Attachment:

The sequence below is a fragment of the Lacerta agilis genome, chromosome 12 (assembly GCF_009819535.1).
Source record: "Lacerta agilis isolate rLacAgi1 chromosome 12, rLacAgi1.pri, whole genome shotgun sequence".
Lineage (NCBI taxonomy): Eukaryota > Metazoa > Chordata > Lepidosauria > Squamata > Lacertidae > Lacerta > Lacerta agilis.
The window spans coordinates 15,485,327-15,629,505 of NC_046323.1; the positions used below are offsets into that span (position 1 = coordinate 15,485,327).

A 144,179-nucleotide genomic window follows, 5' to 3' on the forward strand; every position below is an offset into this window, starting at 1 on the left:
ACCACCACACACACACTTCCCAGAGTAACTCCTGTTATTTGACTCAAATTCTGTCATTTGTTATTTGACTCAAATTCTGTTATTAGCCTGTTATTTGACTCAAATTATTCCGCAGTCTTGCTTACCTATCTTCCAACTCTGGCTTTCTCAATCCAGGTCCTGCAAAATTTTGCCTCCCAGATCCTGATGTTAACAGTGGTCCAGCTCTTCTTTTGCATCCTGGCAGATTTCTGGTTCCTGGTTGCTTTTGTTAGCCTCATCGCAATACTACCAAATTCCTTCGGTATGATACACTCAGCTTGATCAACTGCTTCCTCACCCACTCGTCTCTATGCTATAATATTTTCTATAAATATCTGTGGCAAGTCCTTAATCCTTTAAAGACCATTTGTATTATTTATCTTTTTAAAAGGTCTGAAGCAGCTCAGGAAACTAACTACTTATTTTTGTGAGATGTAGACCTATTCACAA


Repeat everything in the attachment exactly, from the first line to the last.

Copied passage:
The sequence below is a fragment of the Lacerta agilis genome, chromosome 12 (assembly GCF_009819535.1).
Source record: "Lacerta agilis isolate rLacAgi1 chromosome 12, rLacAgi1.pri, whole genome shotgun sequence".
Lineage (NCBI taxonomy): Eukaryota > Metazoa > Chordata > Lepidosauria > Squamata > Lacertidae > Lacerta > Lacerta agilis.
The window spans coordinates 15,485,327-15,629,505 of NC_046323.1; the positions used below are offsets into that span (position 1 = coordinate 15,485,327).

A 144,179-nucleotide genomic window follows, 5' to 3' on the forward strand; every position below is an offset into this window, starting at 1 on the left:
ACCACCACACACACACTTCCCAGAGTAACTCCTGTTATTTGACTCAAATTCTGTCATTTGTTATTTGACTCAAATTCTGTTATTAGCCTGTTATTTGACTCAAATTATTCCGCAGTCTTGCTTACCTATCTTCCAACTCTGGCTTTCTCAATCCAGGTCCTGCAAAATTTTGCCTCCCAGATCCTGATGTTAACAGTGGTCCAGCTCTTCTTTTGCATCCTGGCAGATTTCTGGTTCCTGGTTGCTTTTGTTAGCCTCATCGCAATACTACCAAATTCCTTCGGTATGATACACTCAGCTTGATCAACTGCTTCCTCACCCACTCGTCTCTATGCTATAATATTTTCTATAAATATCTGTGGCAAGTCCTTAATCCTTTAAAGACCATTTGTATTATTTATCTTTTTAAAAGGTCTGAAGCAGCTCAGGAAACTAACTACTTATTTTTGTGAGATGTAGACCTATTCACAA